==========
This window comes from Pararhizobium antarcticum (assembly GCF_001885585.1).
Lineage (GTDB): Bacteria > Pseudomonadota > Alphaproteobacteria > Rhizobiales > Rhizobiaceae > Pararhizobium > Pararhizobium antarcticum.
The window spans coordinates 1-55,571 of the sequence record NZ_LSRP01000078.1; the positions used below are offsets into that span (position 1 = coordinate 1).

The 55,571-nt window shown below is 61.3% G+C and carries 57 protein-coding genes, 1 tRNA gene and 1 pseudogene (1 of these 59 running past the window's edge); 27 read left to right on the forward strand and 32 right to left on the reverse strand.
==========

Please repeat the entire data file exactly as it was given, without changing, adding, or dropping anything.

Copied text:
This window comes from Pararhizobium antarcticum (assembly GCF_001885585.1).
Lineage (GTDB): Bacteria > Pseudomonadota > Alphaproteobacteria > Rhizobiales > Rhizobiaceae > Pararhizobium > Pararhizobium antarcticum.
The window spans coordinates 1-55,571 of the sequence record NZ_LSRP01000078.1; the positions used below are offsets into that span (position 1 = coordinate 1).

The 55,571-nt window shown below is 61.3% G+C and carries 57 protein-coding genes, 1 tRNA gene and 1 pseudogene (1 of these 59 running past the window's edge); 27 read left to right on the forward strand and 32 right to left on the reverse strand.